HomeLatest UpdatesJPMorgan Ups Cyber Defenses as Scam Attacks Rise

JPMorgan Ups Cyber Defenses as Scam Attacks Rise


Banking giant JPMorgan Chase is not immune to the recent, global surge in cybercrime.

Speaking at the World Economic Forum’s summit in Davos Switzerland, Mary Callahan Erdoes, head of the bank’s asset and wealth management division, said fending off cyber criminals is a big task.

“The fraudsters get smarter, savvier, quicker, more devious, more mischievous,” said Erdoes, whose comments were reported by Bloomberg News. “It’s so hard and it’s going to become increasingly harder and that’s why staying one step ahead of it is really the job of each and [every one] of us.”

Nearly 43% of America’s financial institutions saw an increase in fraud between 2022 and 2023, according to a PYMNTS Intelligence study in collaboration with Hawk AI. That translates to a rise in fraud losses increasing by about 65% from $2.3 million in 2022 to $3.8 million in 2023.

Already this year, mortgage company loanDepot has suffered a cybersecurity incident in which an unauthorized third party was able to gain access to company systems and encryption data.

And in December, VF Corporation, owner of Vans, The North Face, Timberland and Dickies, reported that it was having trouble fulfilling orders following a cyberattack.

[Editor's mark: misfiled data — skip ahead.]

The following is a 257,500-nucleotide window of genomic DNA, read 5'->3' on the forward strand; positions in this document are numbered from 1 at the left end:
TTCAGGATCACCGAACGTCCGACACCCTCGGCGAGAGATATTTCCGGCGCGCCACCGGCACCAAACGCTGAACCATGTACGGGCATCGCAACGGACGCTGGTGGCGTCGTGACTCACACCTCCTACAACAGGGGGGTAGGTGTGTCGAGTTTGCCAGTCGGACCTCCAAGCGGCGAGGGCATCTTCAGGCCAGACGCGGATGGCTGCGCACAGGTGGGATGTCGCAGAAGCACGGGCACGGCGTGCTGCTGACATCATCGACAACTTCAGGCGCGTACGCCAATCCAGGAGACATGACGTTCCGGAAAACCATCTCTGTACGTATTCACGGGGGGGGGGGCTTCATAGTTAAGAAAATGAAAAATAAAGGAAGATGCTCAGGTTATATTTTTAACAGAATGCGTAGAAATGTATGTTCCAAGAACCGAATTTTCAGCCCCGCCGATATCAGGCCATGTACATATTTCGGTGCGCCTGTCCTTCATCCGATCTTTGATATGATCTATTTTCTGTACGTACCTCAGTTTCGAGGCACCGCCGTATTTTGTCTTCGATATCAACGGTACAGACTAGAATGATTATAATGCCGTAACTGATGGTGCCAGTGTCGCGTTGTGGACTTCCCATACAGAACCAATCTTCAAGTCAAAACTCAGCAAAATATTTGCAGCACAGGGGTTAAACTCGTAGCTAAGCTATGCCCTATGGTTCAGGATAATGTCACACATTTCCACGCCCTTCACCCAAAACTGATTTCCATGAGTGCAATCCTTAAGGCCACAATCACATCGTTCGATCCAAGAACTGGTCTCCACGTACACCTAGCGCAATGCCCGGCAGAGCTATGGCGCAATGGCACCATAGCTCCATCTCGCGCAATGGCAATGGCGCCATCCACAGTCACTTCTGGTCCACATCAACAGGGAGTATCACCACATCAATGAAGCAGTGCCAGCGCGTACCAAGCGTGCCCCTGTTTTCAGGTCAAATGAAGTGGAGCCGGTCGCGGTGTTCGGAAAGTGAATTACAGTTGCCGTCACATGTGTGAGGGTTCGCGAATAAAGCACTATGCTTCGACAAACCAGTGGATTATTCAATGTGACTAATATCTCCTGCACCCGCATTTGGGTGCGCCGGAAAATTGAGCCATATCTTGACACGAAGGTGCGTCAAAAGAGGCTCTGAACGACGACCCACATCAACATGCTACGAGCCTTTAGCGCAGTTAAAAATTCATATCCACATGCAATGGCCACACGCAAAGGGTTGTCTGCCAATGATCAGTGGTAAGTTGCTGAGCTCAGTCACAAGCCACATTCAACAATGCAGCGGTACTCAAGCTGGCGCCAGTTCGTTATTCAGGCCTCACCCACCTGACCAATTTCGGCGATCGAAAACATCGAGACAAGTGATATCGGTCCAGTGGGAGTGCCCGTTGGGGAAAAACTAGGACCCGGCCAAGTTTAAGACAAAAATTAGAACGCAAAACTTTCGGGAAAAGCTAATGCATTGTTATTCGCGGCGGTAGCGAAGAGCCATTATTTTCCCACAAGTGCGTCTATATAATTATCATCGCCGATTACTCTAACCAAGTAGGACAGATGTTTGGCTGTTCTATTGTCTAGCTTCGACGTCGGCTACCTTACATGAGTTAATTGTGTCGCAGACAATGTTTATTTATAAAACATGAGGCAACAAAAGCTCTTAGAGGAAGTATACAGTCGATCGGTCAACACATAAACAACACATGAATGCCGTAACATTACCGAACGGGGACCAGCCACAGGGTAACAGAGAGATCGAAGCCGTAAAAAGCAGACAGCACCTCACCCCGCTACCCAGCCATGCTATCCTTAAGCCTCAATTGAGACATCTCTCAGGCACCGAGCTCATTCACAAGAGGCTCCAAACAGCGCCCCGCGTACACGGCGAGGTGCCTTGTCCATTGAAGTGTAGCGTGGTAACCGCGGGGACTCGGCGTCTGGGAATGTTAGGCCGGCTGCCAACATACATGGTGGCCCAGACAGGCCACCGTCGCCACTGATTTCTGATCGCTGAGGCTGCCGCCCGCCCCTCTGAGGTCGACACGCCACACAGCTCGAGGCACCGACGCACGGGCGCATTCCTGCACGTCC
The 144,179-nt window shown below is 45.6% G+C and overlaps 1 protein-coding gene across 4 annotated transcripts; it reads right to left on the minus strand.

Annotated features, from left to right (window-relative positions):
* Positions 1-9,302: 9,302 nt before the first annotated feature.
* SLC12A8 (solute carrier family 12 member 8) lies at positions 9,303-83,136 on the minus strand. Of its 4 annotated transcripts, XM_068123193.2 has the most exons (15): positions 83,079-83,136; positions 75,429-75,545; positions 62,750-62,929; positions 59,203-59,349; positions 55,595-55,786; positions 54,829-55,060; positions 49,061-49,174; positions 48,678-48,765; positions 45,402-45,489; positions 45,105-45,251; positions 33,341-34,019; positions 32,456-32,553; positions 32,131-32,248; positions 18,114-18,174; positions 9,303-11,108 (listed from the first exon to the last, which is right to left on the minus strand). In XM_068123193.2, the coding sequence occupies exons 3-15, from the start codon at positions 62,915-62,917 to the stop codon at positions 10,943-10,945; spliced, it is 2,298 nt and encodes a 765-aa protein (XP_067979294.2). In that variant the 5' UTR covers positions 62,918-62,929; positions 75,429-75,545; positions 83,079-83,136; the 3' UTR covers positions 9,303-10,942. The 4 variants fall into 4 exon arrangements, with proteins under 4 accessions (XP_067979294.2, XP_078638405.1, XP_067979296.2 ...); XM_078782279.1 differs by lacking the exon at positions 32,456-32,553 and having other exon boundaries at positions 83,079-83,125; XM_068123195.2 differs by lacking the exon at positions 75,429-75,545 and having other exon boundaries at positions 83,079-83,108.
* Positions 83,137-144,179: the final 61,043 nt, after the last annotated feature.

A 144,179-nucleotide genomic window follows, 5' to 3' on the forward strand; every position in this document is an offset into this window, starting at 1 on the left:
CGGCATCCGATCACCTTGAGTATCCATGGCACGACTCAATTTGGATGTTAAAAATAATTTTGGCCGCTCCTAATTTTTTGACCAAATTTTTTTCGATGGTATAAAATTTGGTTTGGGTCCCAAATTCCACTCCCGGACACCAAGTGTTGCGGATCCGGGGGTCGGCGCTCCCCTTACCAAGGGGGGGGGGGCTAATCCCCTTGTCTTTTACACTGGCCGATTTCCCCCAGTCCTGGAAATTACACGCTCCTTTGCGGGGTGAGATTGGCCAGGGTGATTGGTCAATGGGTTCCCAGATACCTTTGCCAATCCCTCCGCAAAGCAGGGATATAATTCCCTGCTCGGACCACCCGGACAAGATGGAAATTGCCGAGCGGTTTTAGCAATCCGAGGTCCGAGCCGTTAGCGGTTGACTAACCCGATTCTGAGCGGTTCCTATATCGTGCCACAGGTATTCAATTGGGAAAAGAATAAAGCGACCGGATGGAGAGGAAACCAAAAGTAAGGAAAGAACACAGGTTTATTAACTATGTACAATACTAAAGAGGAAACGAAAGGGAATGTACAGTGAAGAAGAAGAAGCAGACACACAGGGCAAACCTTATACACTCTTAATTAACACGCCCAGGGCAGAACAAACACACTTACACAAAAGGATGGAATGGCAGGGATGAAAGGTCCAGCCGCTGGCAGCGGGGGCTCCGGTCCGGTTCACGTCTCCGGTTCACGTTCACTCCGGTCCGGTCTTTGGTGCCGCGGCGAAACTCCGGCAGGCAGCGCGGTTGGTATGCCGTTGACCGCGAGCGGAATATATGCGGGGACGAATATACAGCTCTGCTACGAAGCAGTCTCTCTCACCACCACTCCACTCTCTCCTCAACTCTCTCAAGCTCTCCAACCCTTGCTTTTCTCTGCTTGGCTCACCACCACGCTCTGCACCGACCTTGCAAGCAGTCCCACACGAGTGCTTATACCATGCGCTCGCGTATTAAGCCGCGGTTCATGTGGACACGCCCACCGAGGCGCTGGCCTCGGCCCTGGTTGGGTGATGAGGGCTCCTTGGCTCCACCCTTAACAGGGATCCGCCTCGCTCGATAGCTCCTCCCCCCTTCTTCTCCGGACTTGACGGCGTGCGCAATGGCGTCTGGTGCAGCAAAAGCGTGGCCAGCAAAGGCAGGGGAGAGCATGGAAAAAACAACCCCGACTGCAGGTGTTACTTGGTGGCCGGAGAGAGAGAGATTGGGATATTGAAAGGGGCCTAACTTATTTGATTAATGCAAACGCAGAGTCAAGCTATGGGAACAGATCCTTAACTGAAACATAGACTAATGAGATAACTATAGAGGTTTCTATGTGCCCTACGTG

The new year, PYMNTS wrote earlier this week, gives companies a good opportunity to “get their cyber house in order.”

“The No. 1 thing that I would start with is good cyber hygiene,” Rosa Ramos-Kwok, managing director and business information security officer for commercial banking at J.P. Morgan, told PYMNTS in December, explaining that companies can sometimes fall behind on patching up legacy systems, which leaves aged software with “all sorts of vulnerabilities” because firms had “other priorities, or it was too expensive.”

Ramos-Kwok explained that businesses rarely see just one piece of data that is compromised by an attack but in many cases an entire system.

And increasingly, deploying artificial intelligence (AI) and other modern innovations can help companies build a robust, multilayered defense.

“Once you’ve upscaled your technology stack and gotten your technical colleagues aware of how to use AI technology and apply it, it can be applied to use cases beyond just fraud or payments,” Erika Dietrich, vice president, global fraud prevention risk services at ACI Worldwide, said in an interview with PYMNTS.  “It’s about applying this innovation across your business organization in a multitude of different ways.”



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